The Chinese â€“ barring a hiccup against the Iran in their opening fixture â€“ cruised into the final with little difficulty. However, they were unable to handle Saudi Arabia; Majedâ€™s stunning solo effort in the second half on a tacky, weather-worn pitch â€“ imagine Roberto Baggioâ€™s magical slaloming run and finish against the Czechs at Italia â€™90 and youâ€™re on the right lines â€“ sealed a 2-0 success and brought them their maiden title. It topped off an incredible 12 months in the green and white for Majed who was also the runaway winner of the inaugural Asian Player of the Year award. He dominated the voting again in 1985 and 1986 to add more silverware (or gold) to the expanding collection won with Al Nassr.
It wasnâ€™t just the Middle Eastern and Asian nations who saw at first-hand what Majed was capable of; 1988 in particular stood out as a year to remember. A full strength Scotland (2-2), world champions Argentina (2-2) â€“ minus Maradona â€“ Romarioâ€™s Brazil (1-4) and Bobby Robsonâ€™s England (1-1) all had their rearguards pierced by the Saudi star. All of this served as more than satisfactory preparation for the defence of the Asian Cup in Qatar. Majed led the Saudi line with typical aplomb, yet goals the deserted him until the semi-final; another match-up with Iran. This time 90 minutes was enough â€“ Majedâ€™s majestic far post header breaking Iranian spirits once more. The cup was retained in a shootout against the South Koreans and Majed made the Asian Cup nominee list again, finishing third.
By now he had hit the big three-oh and while he continued to terrorise opponents for Al Nassr and Saudi Arabia, the sun was beginning to set on a fabulous career. Injuries began to take their toll as the eighties gave way to the nineties, but there would be one last hurrah on the world scene â€“ at the 1994 World Cup in the USA.
He warmed up for the competition â€“ Saudi Arabiaâ€™s first appearance at the finals – with a goal in Pomona, California as Trinidad and Tobago were swept aside in an unofficial friendly (his 71st and last official international goal came in qualification against Kuwait).
First up was the Netherlands, one of the tournamentâ€™s outstanding sides with its plethora of Ajax-schooled talent; Rijkaard, Koeman, Bergkamp, the De Boers and the rest. The Saudis, captained by Majed, took an unlikely lead before the favourites rallied to take a narrow victory â€“ Gaston Taumentâ€™s 86th minute winner sparing Dutch blushes in the RFK Stadium, Washington D.C.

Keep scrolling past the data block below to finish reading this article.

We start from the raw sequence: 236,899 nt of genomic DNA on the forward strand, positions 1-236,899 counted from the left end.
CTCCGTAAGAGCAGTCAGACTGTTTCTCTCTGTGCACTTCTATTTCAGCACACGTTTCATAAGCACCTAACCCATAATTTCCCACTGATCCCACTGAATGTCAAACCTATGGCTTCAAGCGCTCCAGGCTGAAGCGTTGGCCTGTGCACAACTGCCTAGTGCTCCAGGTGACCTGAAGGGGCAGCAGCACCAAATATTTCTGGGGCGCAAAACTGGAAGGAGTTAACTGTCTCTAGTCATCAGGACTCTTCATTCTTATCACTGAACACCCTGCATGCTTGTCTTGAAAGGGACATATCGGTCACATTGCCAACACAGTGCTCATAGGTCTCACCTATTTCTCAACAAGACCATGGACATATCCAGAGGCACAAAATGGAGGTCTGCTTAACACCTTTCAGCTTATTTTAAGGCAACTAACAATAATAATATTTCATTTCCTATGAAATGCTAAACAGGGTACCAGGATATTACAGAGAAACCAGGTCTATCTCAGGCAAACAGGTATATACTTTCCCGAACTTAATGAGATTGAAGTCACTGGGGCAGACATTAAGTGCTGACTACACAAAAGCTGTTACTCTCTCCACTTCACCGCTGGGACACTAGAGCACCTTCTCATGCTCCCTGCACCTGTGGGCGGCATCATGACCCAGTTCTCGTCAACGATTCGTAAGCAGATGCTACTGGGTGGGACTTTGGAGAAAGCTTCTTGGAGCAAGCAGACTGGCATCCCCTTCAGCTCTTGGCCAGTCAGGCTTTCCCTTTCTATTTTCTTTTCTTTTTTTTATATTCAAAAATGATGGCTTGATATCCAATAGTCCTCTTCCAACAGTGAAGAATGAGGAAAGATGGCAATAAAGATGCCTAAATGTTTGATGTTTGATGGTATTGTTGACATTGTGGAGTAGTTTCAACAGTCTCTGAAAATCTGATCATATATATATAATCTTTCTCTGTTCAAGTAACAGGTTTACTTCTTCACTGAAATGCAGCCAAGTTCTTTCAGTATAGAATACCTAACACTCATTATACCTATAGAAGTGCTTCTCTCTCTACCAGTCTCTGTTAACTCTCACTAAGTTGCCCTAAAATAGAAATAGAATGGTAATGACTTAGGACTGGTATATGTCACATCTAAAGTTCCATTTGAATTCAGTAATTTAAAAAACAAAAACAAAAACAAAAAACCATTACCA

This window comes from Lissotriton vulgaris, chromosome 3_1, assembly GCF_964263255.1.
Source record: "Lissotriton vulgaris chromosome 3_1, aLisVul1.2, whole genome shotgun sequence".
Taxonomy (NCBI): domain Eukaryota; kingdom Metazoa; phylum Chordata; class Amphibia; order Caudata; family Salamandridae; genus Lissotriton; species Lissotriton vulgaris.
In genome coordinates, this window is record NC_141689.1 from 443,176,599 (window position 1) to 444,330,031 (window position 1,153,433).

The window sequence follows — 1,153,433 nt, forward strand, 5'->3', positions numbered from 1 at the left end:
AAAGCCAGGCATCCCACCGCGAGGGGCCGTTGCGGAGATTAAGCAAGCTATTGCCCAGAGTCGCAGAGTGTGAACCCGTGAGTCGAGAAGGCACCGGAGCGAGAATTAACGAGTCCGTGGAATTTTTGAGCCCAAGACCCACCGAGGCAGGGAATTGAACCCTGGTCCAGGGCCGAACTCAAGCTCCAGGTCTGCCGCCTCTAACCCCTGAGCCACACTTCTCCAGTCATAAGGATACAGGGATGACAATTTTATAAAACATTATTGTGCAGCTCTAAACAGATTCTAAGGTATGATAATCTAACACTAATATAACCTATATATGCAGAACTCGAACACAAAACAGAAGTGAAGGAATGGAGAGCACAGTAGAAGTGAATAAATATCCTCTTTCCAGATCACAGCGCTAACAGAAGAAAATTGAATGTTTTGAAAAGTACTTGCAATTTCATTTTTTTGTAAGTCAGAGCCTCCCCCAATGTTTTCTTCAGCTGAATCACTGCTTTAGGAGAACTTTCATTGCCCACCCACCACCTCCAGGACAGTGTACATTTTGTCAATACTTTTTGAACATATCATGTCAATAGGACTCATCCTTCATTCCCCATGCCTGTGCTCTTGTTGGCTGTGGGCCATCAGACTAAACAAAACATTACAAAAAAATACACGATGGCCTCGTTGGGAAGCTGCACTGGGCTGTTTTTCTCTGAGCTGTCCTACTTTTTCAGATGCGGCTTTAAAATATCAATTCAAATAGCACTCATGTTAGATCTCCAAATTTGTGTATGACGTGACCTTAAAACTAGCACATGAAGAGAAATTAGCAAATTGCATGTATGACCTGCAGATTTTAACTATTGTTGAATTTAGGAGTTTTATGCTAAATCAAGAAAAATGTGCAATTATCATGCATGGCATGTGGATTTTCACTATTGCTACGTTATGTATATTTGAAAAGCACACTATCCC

Thirty-five-year-old Majedâ€™s legs kept him on the sidelines for the encounter with Morocco; his comrades taking heart from their performance against Holland to record a 2-1 win and set up the unlikely scenario of advancing from their group having been written off as no-hopers from the very beginning. But the task at hand was a daunting one; defeating the unbeaten and quietly impressive Belgians in the searing midday heat at RFK.
Unfazed by the familiar weather conditions, the Saudis burst out of the traps. Said Al Owairanâ€™s mazy dribble and finish wrote his name into World Cup folklore and elevated himself to golden boy status with his compatriots on the exact day that the legend of Majed Abdullah bowed out at half time. The baton, to some extent, had been passed on the occasion of Saudi footballâ€™s greatest day. The Arabian Jewel was then an unused substitute as the fairytale was extinguished in Dallas by Sweden in round two.
It would still be another four years until he finally hung up his boots at the age of 40 with some pretty impressive statistics to back up his legendary status; 260 goals in 240 games for Al Nassr, 71 goals in 116 games for the Saudi national side, four Saudi league titles, four Saudi Kingâ€™s Cup victories, two Asian Cups and three times winner of the Asian Player of the Year award.
As the manager of his beloved Al Nassr, he guided them to the Asian Super Cup in 1998 â€“ entitling them to a spot at the FIFA World Club Cup in Brazil in 2000; the much-maligned competition that Manchester United chose to forsake participation in the FA Cup for. They failed to make a mark, but their first opposition in Sao Paulo were Real Madrid; the Spanish giants were chosen to be the guests at Majedâ€™s farewell game in 2008 as Al Nassr honoured the life and career of their great hero.
A capacity crowd of 70,000 squeezed into Riyadhâ€™s King Fahd Stadium to see Realâ€™s stars succumb to the buoyant Saudi men. Arjen Robben opened the scoring for Madrid before four unanswered strikes sealed a memorable (if perhaps scripted) win to ice the cake on an evening devoted to Saudiâ€™s most celebrated and most decorated player.
While Majed Abdullah may not be a household name around the world like other great strikers of the 1980â€™s, but mention his name to any Saudi, and watch their faces light up and their voices become fevered with excitement.
And even now, 360,000 followers are now hanging on his every online word.